DRL differs from the other schedules in that the frequency of the behaviour, rather than the behaviour itself, is a concern. As its name implies, DRL focuses on reducing the frequency of a specific behaviour. The behaviour identified is usually positive or acceptable but the frequency of its occurrence may be causing disruption or inconvenience. Since the behaviour is appropriate, DRL aims to reduce the frequency and not remove the behaviour entirely. DRL intervenes by increasing the interval between occurrences.

For example, Ravi always washes his hands before his meals, which is a positive behaviour. However, he tends to wash his hands more than once in a go. To reduce this undesirable frequency, his ABA therapist implements DRL, whereby if Ravi washes his hands only once in a given time of 10 minutes, he will be rewarded with a break of his choice. After he has successfully washed his hands only once during this 10-minute duration, the time interval will be gradually increased. A consistent and appropriate reinforcement will be given throughout the learning process.

Here are some considerations when implementing Differential Reinforcement of Low Rates (DRL):

  • As time is required for DRL to be effective, it is best not to use it for behaviour that needs to be reduced in a short time.
  • As DRL aims to reduce the frequency of the behaviour and not the behaviour itself, it is best to avoid implementing it for behaviours that can cause harm to self or others.

If you are a parent or teacher, we would recommend that you consult your child or student’s ABA therapist or an ABA practitioner if you intend to use any of the Differential Reinforcement schedules at home and/or school. To ensure and enhance the effectiveness of this strategy, it is important to understand the different schedules and considerations, know which is the most suitable schedule to be implemented, as well as when and how to implement Differential Reinforcement.

The incorrect use of the schedules and reinforcement may be counter-productive, resulting in undesirable outcomes. The ABA practitioner can help provide insights into the best Differential Reinforcement techniques and effective ways to implement them to help your child or student.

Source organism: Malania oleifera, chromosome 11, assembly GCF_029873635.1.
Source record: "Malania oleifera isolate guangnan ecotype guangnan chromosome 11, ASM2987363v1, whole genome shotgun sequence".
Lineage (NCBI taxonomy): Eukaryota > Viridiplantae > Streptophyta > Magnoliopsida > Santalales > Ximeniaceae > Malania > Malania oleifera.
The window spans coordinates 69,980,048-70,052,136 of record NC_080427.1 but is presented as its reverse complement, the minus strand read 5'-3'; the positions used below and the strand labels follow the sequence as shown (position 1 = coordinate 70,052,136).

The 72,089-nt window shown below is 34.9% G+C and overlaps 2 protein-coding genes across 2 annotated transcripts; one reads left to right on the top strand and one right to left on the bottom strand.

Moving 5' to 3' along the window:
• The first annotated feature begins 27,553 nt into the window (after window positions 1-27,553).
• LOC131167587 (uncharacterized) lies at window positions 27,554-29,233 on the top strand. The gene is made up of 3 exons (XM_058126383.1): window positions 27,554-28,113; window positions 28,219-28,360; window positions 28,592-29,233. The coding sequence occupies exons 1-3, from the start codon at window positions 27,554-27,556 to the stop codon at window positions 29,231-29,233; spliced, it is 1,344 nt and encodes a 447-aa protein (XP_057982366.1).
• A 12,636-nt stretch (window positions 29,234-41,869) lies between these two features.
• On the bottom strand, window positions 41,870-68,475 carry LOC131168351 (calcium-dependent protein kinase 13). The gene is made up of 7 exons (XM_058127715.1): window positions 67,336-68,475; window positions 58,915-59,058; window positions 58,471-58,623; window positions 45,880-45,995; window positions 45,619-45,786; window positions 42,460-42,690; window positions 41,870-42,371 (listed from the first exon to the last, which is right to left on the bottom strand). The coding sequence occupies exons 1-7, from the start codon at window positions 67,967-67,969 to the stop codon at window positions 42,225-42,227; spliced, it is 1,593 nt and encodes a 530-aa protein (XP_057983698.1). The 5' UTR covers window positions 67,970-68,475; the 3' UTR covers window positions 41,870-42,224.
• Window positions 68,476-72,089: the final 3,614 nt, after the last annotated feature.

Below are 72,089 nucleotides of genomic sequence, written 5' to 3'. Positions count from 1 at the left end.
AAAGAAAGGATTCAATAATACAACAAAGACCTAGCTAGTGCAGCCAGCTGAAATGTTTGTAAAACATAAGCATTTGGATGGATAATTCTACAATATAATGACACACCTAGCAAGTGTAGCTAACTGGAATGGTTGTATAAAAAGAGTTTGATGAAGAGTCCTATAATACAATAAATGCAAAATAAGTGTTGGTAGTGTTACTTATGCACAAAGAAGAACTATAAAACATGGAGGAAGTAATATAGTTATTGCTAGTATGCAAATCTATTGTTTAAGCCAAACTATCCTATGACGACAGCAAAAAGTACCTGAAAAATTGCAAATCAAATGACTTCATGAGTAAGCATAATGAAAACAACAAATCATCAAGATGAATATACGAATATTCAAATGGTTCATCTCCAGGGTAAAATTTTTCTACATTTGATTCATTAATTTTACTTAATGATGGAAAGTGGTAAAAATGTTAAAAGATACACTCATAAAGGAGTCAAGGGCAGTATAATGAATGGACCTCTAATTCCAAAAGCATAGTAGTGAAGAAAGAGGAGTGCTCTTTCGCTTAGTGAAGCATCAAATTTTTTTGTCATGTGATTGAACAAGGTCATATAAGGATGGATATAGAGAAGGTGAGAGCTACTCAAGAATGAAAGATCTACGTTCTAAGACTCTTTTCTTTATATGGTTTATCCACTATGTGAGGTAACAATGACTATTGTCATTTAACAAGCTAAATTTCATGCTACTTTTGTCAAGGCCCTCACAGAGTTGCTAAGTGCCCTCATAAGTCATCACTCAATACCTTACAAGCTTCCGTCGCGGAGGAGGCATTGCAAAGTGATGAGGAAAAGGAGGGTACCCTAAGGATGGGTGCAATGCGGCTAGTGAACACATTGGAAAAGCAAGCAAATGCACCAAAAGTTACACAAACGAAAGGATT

About Dynamics Behaviour Analysis

Our highly qualified ABA Therapists collectively have extensive experience working with children and adults from different countries and have been trained and worked with some of the best in ABA. Our team is led by a Board Certified Behaviour Analyst (BCBA).

Adept at using best practices and research-based intervention strategies and procedures, our dynamic team is committed to providing personalised and data-driven programmes and care, and actively partnering with parents and caregivers to enable every child to reach their full potential, achieve goals and enjoy an empowering learning experience. Our sessions are typically held 1:1 for more intensive therapy, with in-depth assessments, individualised education programmes, ongoing evaluations and feedback. Furthermore, we offer convenience through various service delivery models. Our sessions can be conducted at our centre, your home or a combination of both (hybrid).

We also ensure seamless and hassle-free integrated care and support by working closely with experienced healthcare professionals of Dynamics Therapy Group’ in-house multidisciplinary team, such as Occupational Therapists, Speech Therapists, Physiotherapists, Counsellors, Educational Therapists, and more.